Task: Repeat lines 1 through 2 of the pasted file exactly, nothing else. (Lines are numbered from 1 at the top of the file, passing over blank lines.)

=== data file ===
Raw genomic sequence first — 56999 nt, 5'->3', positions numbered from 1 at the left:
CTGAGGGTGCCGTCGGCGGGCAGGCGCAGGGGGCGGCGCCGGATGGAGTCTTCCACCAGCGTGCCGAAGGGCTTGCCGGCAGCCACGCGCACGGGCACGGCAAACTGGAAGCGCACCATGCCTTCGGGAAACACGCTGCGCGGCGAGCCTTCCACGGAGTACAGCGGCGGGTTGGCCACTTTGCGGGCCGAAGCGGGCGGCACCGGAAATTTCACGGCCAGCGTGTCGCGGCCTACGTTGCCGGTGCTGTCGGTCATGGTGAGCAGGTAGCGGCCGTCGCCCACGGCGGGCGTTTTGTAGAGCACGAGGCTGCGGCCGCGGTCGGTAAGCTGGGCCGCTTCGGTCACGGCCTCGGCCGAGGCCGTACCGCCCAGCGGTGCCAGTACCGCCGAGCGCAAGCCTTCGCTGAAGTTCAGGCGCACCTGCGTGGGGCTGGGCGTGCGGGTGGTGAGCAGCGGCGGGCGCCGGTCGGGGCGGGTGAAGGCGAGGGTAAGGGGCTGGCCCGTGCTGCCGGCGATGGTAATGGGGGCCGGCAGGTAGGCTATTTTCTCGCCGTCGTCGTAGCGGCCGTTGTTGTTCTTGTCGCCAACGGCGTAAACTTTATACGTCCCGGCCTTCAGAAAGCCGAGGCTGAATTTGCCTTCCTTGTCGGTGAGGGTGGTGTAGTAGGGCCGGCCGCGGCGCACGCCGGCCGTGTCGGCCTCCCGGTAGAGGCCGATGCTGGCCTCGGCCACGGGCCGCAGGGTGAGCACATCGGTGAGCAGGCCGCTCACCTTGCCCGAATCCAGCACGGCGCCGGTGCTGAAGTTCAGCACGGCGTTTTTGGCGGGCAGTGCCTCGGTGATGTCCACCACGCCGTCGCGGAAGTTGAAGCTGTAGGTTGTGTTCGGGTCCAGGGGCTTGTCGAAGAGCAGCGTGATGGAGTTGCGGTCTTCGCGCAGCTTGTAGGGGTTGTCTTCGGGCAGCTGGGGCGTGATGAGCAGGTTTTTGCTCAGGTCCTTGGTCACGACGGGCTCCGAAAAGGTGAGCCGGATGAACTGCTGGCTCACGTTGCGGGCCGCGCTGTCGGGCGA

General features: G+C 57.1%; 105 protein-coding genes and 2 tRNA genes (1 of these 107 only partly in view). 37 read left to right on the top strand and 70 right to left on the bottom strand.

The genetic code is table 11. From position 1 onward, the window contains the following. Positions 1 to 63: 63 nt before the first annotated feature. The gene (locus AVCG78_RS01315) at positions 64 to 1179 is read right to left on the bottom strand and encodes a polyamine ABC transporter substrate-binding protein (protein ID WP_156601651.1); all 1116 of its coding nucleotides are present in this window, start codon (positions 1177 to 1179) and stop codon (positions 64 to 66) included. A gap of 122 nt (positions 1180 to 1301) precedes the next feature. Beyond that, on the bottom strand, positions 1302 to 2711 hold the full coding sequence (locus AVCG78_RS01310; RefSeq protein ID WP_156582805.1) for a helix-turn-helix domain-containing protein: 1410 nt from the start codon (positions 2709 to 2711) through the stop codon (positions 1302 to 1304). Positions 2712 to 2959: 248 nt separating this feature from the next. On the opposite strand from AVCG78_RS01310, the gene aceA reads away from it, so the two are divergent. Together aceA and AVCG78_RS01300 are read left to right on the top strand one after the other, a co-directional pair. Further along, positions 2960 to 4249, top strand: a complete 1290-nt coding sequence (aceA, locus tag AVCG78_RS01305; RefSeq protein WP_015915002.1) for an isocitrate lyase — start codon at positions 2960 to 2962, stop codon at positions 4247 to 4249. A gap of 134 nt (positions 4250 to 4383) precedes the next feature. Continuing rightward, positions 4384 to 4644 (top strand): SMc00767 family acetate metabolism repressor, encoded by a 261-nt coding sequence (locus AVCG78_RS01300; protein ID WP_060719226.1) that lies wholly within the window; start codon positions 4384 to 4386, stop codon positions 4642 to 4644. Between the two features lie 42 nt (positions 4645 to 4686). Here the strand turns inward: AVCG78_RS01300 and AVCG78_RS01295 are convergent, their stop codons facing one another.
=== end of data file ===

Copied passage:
Raw genomic sequence first — 56999 nt, 5'->3', positions numbered from 1 at the left:
CTGAGGGTGCCGTCGGCGGGCAGGCGCAGGGGGCGGCGCCGGATGGAGTCTTCCACCAGCGTGCCGAAGGGCTTGCCGGCAGCCACGCGCACGGGCACGGCAAACTGGAAGCGCACCATGCCTTCGGGAAACACGCTGCGCGGCGAGCCTTCCACGGAGTACAGCGGCGGGTTGGCCACTTTGCGGGCCGAAGCGGGCGGCACCGGAAATTTCACGGCCAGCGTGTCGCGGCCTACGTTGCCGGTGCTGTCGGTCATGGTGAGCAGGTAGCGGCCGTCGCCCACGGCGGGCGTTTTGTAGAGCACGAGGCTGCGGCCGCGGTCGGTAAGCTGGGCCGCTTCGGTCACGGCCTCGGCCGAGGCCGTACCGCCCAGCGGTGCCAGTACCGCCGAGCGCAAGCCTTCGCTGAAGTTCAGGCGCACCTGCGTGGGGCTGGGCGTGCGGGTGGTGAGCAGCGGCGGGCGCCGGTCGGGGCGGGTGAAGGCGAGGGTAAGGGGCTGGCCCGTGCTGCCGGCGATGGTAATGGGGGCCGGCAGGTAGGCTATTTTCTCGCCGTCGTCGTAGCGGCCGTTGTTGTTCTTGTCGCCAACGGCGTAAACTTTATACGTCCCGGCCTTCAGAAAGCCGAGGCTGAATTTGCCTTCCTTGTCGGTGAGGGTGGTGTAGTAGGGCCGGCCGCGGCGCACGCCGGCCGTGTCGGCCTCCCGGTAGAGGCCGATGCTGGCCTCGGCCACGGGCCGCAGGGTGAGCACATCGGTGAGCAGGCCGCTCACCTTGCCCGAATCCAGCACGGCGCCGGTGCTGAAGTTCAGCACGGCGTTTTTGGCGGGCAGTGCCTCGGTGATGTCCACCACGCCGTCGCGGAAGTTGAAGCTGTAGGTTGTGTTCGGGTCCAGGGGCTTGTCGAAGAGCAGCGTGATGGAGTTGCGGTCTTCGCGCAGCTTGTAGGGGTTGTCTTCGGGCAGCTGGGGCGTGATGAGCAGGTTTTTGCTCAGGTCCTTGGTCACGACGGGCTCCGAAAAGGTGAGCCGGATGAACTGCTGGCTCACGTTGCGGGCCGCGCTGTCGGGCGA